In October, Copenhagen hosted the C40 World Mayors Summit. C40 brings together 94 mayors from the world’s largest and most climate ambitious cities, from New York to Paris, Quito to Copenhagen, and Beijing to Dar es Salaam. Representing over 700 million citizens, C40 mayors are committed to achieving goals laid out in the UN Paris Agreement.

A Joint Declaration

At this year’s C40 World Mayors Summit, many of the mayors supported a joint declaration calling for more organic, climate-friendly, and healthier meals in public institutions and public life. The declaration, ‘Good Food Cities: Achieving a Planetary Health Diet for All‘ lays out goals and actions for reducing climate impacts caused by the food sector, ensuring sufficient food quantities for all, and expanding sustainable food production. Solutions include:

  • More plant-based diets,
  • A 50% reduction in food waste, and
  • Buying from organic farmers – cities will lead the way through their own food purchasing programs
“We are pleased that organic farming has been included in the latest C40 climate declaration. Organic agriculture is a solution to the climate crisis and can help us achieve many Sustainable Development Goals. It draws down more CO2 from the atmosphere, creates climate-robust soil, and increases drought resilience. Organic food and farming also helps us stay within planetary boundaries. We will support C40 cities in the transition to sustainable food and climate action.”

Louise Luttikholt, Executive Director, IFOAM - Organics International

Danish Case in Focus

Over 90% of food in Copenhagen’s city kitchens, from childcare centers to schools and retirement homes is now organic. Denmark has also transitioned its hospitals, large private workplaces, and military barracks to healthier, organic and climate-friendly meals. The country’s organic food and farming policies won the 2018 silver Future Policy Award.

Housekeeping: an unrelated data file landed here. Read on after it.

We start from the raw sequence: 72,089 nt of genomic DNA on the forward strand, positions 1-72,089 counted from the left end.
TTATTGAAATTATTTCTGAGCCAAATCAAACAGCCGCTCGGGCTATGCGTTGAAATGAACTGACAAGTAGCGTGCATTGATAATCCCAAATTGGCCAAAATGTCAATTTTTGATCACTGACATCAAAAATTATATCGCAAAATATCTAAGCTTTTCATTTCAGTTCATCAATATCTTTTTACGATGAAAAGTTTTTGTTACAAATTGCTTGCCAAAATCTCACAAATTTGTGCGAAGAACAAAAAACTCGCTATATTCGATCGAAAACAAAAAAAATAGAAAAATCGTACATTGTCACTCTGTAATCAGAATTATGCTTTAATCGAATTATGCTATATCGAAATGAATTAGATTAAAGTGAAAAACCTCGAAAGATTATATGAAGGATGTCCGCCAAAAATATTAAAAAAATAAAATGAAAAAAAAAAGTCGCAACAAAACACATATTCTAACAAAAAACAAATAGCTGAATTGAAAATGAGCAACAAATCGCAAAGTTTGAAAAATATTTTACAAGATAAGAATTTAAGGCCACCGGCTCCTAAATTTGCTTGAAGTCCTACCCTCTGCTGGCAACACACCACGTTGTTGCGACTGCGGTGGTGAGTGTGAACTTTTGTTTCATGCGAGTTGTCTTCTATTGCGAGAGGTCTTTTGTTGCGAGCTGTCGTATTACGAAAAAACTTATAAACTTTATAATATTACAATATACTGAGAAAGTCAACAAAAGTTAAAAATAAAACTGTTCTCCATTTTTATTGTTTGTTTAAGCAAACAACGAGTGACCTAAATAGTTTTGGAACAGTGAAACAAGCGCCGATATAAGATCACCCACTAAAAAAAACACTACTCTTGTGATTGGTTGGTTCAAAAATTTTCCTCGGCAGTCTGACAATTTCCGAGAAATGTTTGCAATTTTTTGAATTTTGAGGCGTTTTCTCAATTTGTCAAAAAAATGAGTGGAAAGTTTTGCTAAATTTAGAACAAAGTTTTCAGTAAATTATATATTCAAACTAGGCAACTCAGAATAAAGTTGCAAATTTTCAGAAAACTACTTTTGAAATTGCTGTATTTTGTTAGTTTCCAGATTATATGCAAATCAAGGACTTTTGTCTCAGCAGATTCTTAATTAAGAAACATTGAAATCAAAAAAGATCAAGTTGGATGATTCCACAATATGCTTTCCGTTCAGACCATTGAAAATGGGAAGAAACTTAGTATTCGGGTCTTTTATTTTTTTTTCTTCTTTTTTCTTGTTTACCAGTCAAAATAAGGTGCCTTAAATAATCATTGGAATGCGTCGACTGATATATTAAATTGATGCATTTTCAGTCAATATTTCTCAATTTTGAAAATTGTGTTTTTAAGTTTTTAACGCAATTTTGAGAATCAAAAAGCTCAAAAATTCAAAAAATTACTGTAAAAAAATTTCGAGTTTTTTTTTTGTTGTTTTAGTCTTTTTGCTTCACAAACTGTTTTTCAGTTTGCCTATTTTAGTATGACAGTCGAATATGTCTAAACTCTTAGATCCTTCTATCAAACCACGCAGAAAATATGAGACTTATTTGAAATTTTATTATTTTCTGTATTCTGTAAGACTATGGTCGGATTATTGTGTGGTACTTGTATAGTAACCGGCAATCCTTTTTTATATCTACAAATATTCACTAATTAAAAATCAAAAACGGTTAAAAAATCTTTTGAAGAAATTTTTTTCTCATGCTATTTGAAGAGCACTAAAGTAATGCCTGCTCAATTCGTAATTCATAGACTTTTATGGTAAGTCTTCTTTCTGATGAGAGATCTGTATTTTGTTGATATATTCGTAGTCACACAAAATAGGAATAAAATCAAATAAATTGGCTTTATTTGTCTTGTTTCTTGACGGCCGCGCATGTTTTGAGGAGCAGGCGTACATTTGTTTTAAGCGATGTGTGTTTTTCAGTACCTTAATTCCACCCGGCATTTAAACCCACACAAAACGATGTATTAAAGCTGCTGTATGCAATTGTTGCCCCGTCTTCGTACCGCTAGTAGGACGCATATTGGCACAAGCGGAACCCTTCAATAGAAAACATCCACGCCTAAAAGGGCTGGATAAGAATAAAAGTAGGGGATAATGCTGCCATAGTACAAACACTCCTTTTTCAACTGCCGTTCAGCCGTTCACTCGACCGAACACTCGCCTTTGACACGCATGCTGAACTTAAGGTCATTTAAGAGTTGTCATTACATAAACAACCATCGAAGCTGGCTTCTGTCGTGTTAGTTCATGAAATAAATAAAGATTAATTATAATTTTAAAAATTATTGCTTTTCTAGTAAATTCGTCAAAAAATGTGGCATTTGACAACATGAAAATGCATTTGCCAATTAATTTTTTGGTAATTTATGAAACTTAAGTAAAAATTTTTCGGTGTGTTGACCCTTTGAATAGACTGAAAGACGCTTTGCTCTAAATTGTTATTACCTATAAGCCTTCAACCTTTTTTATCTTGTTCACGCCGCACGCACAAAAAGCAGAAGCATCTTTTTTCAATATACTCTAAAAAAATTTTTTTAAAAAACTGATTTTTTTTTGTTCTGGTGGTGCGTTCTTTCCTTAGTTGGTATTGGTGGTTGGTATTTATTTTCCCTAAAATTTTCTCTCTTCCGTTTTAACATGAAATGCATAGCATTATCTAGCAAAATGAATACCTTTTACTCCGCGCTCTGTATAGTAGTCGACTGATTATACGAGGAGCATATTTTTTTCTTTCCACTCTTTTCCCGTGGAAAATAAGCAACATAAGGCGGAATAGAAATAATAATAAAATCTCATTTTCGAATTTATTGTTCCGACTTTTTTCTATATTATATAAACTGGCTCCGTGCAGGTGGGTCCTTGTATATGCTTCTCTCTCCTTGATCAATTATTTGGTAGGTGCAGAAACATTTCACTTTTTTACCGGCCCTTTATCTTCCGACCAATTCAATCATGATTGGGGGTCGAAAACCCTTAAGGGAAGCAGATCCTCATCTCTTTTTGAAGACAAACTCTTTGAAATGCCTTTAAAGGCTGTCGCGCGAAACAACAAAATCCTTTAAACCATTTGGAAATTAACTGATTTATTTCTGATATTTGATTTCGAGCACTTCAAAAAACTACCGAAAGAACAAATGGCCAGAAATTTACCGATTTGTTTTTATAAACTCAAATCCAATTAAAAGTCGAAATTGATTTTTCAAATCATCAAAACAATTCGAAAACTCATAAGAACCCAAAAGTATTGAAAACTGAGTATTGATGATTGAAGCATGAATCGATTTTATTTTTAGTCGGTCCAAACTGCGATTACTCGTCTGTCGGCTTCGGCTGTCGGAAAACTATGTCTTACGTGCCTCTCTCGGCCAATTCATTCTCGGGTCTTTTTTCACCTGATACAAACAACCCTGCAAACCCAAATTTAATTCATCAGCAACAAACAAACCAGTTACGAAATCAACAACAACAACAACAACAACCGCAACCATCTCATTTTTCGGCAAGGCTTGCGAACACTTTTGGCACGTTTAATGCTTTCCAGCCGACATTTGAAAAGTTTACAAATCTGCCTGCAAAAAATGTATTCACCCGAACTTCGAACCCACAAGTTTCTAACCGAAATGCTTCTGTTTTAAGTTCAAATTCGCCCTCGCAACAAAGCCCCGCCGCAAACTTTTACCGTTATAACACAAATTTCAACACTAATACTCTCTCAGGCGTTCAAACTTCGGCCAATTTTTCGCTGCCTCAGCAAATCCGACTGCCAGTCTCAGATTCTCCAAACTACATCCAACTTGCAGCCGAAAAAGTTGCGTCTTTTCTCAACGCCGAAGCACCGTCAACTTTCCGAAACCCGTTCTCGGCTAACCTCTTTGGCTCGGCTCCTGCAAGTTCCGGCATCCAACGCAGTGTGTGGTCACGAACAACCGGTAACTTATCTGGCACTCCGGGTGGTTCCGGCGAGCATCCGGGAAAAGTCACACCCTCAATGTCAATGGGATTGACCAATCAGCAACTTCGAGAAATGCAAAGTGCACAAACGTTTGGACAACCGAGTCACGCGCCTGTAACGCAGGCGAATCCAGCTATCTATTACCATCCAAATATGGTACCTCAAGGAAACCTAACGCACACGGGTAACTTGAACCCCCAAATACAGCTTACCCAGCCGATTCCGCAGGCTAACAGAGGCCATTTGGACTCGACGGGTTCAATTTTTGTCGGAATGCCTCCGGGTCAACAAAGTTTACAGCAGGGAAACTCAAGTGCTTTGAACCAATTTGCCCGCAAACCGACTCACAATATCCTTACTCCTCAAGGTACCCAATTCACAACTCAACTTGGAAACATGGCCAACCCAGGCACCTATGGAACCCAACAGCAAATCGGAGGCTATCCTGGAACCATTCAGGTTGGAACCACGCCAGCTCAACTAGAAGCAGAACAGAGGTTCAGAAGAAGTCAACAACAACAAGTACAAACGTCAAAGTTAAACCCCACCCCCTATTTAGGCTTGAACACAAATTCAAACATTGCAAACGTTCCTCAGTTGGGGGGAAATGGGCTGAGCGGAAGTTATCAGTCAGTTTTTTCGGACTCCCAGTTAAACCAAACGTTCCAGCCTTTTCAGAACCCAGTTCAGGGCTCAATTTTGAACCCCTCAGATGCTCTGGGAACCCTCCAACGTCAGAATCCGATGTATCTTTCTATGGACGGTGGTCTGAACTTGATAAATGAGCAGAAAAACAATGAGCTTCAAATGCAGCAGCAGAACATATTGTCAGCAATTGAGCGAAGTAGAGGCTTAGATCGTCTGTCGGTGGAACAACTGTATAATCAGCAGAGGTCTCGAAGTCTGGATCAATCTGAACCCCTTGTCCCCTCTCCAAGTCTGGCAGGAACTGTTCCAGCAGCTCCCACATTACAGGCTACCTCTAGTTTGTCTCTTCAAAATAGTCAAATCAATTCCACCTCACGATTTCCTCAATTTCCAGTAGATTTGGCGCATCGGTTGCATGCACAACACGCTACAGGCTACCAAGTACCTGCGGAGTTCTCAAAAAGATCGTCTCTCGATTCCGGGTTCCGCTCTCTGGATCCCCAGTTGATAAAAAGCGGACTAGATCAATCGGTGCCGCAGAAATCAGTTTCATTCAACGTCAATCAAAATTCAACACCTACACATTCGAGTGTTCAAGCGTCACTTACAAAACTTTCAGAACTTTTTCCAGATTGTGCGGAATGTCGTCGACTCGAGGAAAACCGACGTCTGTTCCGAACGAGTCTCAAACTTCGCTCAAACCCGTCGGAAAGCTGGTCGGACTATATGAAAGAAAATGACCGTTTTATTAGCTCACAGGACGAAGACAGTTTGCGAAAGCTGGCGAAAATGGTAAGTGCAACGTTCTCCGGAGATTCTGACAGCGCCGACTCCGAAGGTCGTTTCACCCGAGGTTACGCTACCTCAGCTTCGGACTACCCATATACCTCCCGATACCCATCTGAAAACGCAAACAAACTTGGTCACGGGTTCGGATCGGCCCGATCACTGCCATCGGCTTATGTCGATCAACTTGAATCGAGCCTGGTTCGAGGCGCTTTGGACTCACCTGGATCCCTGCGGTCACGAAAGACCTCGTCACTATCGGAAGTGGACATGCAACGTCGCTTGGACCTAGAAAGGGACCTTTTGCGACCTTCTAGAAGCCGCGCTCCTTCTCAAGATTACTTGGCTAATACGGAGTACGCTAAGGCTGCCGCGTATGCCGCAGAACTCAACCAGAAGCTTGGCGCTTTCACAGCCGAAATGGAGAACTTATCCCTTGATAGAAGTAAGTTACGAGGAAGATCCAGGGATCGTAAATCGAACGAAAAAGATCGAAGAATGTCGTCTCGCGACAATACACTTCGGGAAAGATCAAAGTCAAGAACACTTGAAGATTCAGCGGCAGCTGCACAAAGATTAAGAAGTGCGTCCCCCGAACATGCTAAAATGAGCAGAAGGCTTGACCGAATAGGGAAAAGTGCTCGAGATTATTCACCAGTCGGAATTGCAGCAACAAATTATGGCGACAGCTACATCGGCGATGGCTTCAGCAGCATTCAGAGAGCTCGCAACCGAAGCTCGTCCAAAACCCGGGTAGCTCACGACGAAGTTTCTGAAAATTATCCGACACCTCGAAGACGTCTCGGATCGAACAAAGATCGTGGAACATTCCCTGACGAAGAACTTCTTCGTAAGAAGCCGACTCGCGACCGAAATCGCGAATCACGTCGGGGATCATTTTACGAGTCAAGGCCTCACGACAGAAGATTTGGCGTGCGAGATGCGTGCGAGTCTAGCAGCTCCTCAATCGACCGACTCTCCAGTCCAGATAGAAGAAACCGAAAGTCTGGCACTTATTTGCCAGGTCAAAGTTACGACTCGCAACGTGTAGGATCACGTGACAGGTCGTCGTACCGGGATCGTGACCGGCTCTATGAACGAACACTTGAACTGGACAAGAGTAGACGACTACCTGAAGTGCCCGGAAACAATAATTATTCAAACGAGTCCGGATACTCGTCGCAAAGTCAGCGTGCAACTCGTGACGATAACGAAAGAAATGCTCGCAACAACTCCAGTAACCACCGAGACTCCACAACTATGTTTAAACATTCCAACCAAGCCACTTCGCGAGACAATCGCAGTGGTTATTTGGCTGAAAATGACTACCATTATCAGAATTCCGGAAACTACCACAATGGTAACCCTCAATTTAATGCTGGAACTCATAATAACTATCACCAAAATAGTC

• A transition to organic, climate-friendly and healthier food with less meat, more plant-based meals, and a deep drop in food waste was achieved by investing in the re-education of public kitchen workers. These workers are driving Denmark’s sustainable transition through focusing on making real food from fresh organic, plant-based, seasonal food, says Paul Holmbeck, Political Director in Organic Denmark. Organic Denmark strives to unite organic farmers, consumers, companies, and food professionals.
  • Denmark is also creating climate-friendly, organic food on the same budget— they save through less waste and less meat. The pride is tremendous and well deserved. The country works together from farm to table.

Driving Organic Change

Organic food policy can drive sustainable change, for climate, biodiversity, health, job creation, clean water, and many other UN sustainability goals. But we have to act.

“We can be global leaders and develop food systems that are sustainable, inclusive, and resilient, which accelerates our progress to achieving the Sustainable Development Goals. Where our city governments directly purchase food that is served in schools, hospitals, and other public institutions, we will ensure those meals are healthy and sustainable and ideally sourced from organic agriculture.”

For more information, please contact:

Louise Luttikholt, Executive Director

IFOAM - Organics International
T: +49 228 926 50 10
E: l.luttikholt@ifoam.bio

Vivienne Kallmeyer, Press Officer

Organic Denmark
T: +45 25 93 02
E: vk@okologi.dk

Paul Holmbeck, Political Director

Organic Denmark
T: +45 28 19 19 62
E: ph@okologi.dk